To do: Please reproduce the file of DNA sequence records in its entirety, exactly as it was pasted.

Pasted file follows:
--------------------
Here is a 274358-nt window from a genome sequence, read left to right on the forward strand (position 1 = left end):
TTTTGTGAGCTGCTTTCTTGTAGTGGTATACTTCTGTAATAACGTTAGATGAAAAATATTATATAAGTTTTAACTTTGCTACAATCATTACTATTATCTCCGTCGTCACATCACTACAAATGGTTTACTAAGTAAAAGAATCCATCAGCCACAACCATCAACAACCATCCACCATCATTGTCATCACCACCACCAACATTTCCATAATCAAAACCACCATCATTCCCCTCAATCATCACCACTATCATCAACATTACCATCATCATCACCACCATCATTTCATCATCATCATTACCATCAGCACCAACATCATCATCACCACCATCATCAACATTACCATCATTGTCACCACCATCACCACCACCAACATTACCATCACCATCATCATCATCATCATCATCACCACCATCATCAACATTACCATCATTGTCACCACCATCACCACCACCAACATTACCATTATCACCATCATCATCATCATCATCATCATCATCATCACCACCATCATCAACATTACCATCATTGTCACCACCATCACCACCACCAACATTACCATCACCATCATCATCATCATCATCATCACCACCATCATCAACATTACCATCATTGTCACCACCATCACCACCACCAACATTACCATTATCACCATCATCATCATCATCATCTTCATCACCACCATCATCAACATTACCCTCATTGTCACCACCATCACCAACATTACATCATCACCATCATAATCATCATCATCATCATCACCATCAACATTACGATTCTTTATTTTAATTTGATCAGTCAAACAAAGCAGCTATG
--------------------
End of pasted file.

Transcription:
Here is a 274358-nt window from a genome sequence, read left to right on the forward strand (position 1 = left end):
TTTTGTGAGCTGCTTTCTTGTAGTGGTATACTTCTGTAATAACGTTAGATGAAAAATATTATATAAGTTTTAACTTTGCTACAATCATTACTATTATCTCCGTCGTCACATCACTACAAATGGTTTACTAAGTAAAAGAATCCATCAGCCACAACCATCAACAACCATCCACCATCATTGTCATCACCACCACCAACATTTCCATAATCAAAACCACCATCATTCCCCTCAATCATCACCACTATCATCAACATTACCATCATCATCACCACCATCATTTCATCATCATCATTACCATCAGCACCAACATCATCATCACCACCATCATCAACATTACCATCATTGTCACCACCATCACCACCACCAACATTACCATCACCATCATCATCATCATCATCATCACCACCATCATCAACATTACCATCATTGTCACCACCATCACCACCACCAACATTACCATTATCACCATCATCATCATCATCATCATCATCATCATCACCACCATCATCAACATTACCATCATTGTCACCACCATCACCACCACCAACATTACCATCACCATCATCATCATCATCATCATCACCACCATCATCAACATTACCATCATTGTCACCACCATCACCACCACCAACATTACCATTATCACCATCATCATCATCATCATCTTCATCACCACCATCATCAACATTACCCTCATTGTCACCACCATCACCAACATTACATCATCACCATCATAATCATCATCATCATCATCACCATCAACATTACGATTCTTTATTTTAATTTGATCAGTCAAACAAAGCAGCTATG